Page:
Fountain Centre Belfast

Fountain Centre, College Street, Belfast, Northern Ireland, 1978-80

To understand the circumstances that led to the unusual design, and to put this understanding into a context of what was happening in architecture internationally at the time. The initial design took place in 1977-78. The client developer expressed a desire to have a building that was not a stark modernist building. At the time I was interested in technically innovative buildings. The layout of the building went through several iterations. Initially I had suggested a two-level internalised arcade that continued straight across from Queens Arcade, but this would have resulted in a dead street frontage to Queen Street. We eventually came up with the proposal for an upper level piazza with escalators opening off Queens Street. The client engaged shop design consultants in London, who proposed elevational treatments that included Spanish Arches and English Tudor themes! This, of course, could go nowhere. I reflected upon the client’s aspirations and eventually proposed a strategy to moderate the potential starkness of a modern building.

My part elevational drawing, with the words ‘fountain’ and ‘figurare italia’, was the first presentation of the idea – a tight modern building with prefabricated and gasket jointed wall panels and curved corners, combined with a decorative colonnade. I had recently been in Boston and saw Faneuil Hall and the Quincy Market, historic buildings retrofitted into vibrant markets. I had also recently seen Big Biba in Knightsbridge London, the former Derry and Thoms department store, refitted as an Art Deco superstore – that is where I got the suggested Fountain Centre graphics. And so we proceeded. Now, it is interesting to look at what was going on around the world at that time, look at The Language of Post-modern Architecture by Charles Jencks first published in 1984. Trace the evolution and dates of postmodernism where architects were using historical (and hysterical) references to ‘decorate’ previously stark modernist buildings. Hans Hollein in 1975, Robert Venturi Tucker House 1975, Quinlan Terry 1971-75, Charles Moore Burns House 1974 and Piazza d’Italia New Orleans 1976-79, Ricardo Bofil Les Arcades du Lac 1974-81, James Stirling Dusseldorf Museum 1976 and the Staatsgallerie Stuttgart designed in 1977, Stanley Tigerman Daisy House 1976-77, and Philip Johnson jumped ship from modernism and designed the AT&T Building 1978, and Michael Graves did the Portland Building Oregon 1980. I knew nothing about what these ‘rock stars’ were doing, and I did not buy a copy of this Jencks book until 1985. When you look at some of these buildings, the Fountain Centre, in its original design, even as built, was not so bad! The point, I suggest is that I was inventing my own postmodernism – not many were doing this in the UK or Europe.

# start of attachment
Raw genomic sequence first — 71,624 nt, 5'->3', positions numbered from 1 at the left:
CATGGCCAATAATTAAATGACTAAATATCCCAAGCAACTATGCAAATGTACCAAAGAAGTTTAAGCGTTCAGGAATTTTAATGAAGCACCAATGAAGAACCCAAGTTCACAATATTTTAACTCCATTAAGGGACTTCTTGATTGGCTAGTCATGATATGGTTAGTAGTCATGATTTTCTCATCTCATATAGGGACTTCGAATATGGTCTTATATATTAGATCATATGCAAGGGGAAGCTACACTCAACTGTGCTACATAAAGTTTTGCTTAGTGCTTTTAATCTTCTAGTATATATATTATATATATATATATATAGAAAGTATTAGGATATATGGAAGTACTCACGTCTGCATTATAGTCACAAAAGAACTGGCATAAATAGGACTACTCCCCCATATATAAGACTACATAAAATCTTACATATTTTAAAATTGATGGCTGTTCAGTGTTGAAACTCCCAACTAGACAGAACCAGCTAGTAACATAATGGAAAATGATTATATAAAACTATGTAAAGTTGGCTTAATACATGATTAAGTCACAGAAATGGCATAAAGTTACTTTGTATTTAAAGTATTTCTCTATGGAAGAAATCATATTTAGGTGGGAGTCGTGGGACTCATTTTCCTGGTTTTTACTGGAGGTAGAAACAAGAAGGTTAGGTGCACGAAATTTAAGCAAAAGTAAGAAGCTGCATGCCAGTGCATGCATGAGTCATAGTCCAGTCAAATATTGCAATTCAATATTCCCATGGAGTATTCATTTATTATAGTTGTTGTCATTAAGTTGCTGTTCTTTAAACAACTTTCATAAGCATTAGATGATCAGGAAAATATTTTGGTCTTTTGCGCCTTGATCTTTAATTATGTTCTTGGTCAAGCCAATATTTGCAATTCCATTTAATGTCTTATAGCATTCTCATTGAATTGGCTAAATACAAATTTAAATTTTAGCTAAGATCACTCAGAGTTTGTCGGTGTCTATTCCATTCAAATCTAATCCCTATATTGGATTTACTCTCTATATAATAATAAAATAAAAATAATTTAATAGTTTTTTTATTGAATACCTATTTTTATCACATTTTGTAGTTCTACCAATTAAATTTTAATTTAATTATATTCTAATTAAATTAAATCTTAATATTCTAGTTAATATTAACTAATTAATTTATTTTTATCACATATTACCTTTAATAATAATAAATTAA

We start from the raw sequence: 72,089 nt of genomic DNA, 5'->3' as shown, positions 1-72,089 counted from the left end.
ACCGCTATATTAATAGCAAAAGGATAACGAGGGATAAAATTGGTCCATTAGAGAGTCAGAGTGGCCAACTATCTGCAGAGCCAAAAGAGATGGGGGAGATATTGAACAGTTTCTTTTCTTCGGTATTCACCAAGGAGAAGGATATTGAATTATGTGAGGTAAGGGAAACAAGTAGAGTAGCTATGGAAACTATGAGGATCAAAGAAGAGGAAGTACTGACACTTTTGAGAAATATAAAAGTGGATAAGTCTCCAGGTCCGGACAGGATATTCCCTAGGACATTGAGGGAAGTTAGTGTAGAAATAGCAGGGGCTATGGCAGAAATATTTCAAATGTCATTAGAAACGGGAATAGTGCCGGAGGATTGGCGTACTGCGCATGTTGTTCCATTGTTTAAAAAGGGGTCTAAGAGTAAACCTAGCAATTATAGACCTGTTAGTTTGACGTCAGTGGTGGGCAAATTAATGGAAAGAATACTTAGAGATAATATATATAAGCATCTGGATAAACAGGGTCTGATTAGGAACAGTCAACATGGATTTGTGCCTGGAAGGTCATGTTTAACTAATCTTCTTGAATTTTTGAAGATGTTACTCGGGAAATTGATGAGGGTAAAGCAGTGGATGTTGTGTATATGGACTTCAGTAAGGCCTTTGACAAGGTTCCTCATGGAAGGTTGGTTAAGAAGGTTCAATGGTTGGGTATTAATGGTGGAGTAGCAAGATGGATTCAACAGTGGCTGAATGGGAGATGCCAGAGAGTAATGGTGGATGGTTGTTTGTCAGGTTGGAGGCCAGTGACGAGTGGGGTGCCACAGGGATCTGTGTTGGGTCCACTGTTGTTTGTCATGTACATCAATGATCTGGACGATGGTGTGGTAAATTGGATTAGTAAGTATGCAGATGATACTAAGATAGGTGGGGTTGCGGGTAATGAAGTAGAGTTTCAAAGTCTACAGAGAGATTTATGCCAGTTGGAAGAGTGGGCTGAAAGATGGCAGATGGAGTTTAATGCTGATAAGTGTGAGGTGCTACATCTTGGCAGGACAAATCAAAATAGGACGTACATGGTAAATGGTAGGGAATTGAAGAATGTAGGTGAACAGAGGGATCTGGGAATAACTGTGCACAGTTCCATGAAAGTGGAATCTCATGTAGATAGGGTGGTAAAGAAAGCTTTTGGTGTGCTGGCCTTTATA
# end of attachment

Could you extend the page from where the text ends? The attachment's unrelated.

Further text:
I was planning to do the walls in prefabricated walls of curved GRC panels with gasket joints. However, the client decided he wanted red brick walls, and I lost that argument, but I did win the right to do part of the building in white rendered concrete blockwork with inscribed joints that looked like a cladding system. The structural system was a precast concrete frame made by ‘Roecrete’ in Co. Dublin all built on 30 metre precast concrete piles that punched their way through the Belfast silt. The curving of steel to the balconies was not common in Ireland at that time. The three-dimensional curved eaves corners were made with specially made tapered bricks, and the corners of the curved canopy over the escalators were ‘blown’ in acrylic.